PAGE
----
Though we cannot break the cycle of managing our sin, protecting our image, and hiding our shame and guilt, there is One who can. One who has already broken the cycle and invites us to claim His victory as our own. This is the good news of Christianity. Unlike every other religion, Christianity is not a system of dos and don’ts allowing followers to achieve and maintain goodness, but a story of love and acceptance. A story of a Hero who meets people in brokenness and calls them to live a more beautiful story.
Christianity requires vulnerability and faith as it exposes the parts of us that we would rather keep hidden. It requires courage and honesty, but actually delivers true freedom, love, and acceptance.
The Power of Christian Faith
To become a Christian, one must be willing to admit weakness and separation from God through sin. No amount of self-improvement or sin management can bridge that separation, but in our admission of weakness comes the promise of rescue. God has promised that He will forgive our sin through the cross of Christ. He tells us that Jesus Christ, God the Son, will trade places with us, taking the penalty of our sin and giving to us in return His perfect righteousness.
God assures us that He has already seen the parts we are afraid to expose and has made a way forward. This is the power of Christianity: God meets us with unearned, undeserved love. It comes to us in spite of ourselves.
The longer we walk with God, the more powerful His love becomes to us because we grow in understanding both God and self. We see God as holier and more wonderful than we had imagined, and we see ourselves as more broken and sinful than we had realized. This means the gap existing between us and God is wider than we believed, and it will only continue to expand as we walk in truth. But be encouraged, the cross of Christ will span the fullness of the chasm, because God knows the depth of our sin and still offers His love unconditionally. This is the good news of Christianity.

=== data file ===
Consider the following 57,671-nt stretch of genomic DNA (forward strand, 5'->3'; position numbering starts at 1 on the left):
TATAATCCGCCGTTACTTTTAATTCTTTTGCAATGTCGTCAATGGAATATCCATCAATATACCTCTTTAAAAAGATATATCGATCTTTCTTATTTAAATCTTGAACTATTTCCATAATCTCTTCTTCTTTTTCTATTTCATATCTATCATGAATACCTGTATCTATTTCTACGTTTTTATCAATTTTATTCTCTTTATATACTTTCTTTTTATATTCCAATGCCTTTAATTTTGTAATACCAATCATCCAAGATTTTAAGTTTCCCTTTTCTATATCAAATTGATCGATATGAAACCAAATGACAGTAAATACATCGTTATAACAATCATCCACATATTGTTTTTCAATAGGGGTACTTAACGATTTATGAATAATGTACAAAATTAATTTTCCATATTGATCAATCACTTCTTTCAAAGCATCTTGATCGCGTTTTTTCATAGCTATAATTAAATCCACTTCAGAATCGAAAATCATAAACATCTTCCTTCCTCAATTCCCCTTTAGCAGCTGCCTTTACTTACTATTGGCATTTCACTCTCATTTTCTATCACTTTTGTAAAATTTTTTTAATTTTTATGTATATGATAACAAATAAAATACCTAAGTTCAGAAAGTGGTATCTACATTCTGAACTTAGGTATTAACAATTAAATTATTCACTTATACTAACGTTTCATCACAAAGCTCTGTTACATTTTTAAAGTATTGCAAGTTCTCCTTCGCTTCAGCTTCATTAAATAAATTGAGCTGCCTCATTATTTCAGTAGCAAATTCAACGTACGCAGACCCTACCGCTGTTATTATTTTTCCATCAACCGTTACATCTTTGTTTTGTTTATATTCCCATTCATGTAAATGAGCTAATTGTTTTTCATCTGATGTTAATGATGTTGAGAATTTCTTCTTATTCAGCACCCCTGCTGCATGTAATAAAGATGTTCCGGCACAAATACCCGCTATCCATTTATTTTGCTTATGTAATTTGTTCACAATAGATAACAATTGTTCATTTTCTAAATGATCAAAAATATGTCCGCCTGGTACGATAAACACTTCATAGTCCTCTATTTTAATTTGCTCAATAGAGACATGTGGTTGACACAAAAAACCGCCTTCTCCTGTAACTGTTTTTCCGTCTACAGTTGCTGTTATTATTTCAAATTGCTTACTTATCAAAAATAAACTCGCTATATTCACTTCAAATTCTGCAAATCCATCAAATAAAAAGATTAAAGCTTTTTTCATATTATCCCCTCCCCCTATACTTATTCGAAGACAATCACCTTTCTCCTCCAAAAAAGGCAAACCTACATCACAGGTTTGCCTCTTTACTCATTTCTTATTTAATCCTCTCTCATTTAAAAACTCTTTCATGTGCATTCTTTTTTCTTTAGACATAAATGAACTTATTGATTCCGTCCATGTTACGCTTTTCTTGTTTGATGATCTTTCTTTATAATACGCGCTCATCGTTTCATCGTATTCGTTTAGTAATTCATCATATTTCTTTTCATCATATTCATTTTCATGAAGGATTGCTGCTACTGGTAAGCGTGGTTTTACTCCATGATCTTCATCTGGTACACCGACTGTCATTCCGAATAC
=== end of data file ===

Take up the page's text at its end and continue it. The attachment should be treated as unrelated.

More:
Take Risks and Sin Boldly
When we try to manage our sin, we do not elevate ourselves. Rather, we minimize the cross and its power in our lives. Theologian Martin Luther wrote: “Be a sinner, and let your sins be strong, but let your trust in Christ be stronger, and rejoice in Christ who is the victor over sin, death, and the world.”
To live an honest life is to admit to myself, to God, and to others that I have failed to live up to my standards, let alone God’s. As I press into the challenge issued by my friend, the one that called me to share more of myself, I find a deeper need to press into the truth of the gospel: I have failed, but I am loved. I have disappointed, but I am treasured.
My worth is not based on what I do, but the fact that I belong to God, He knows me better than I know myself and loves me in spite of myself, and His cross will bridge the gaps that exist between us.
To learn more about Finding Freedom in the book of Romans, visit Grace Church either online or at a live campus in Central Florida.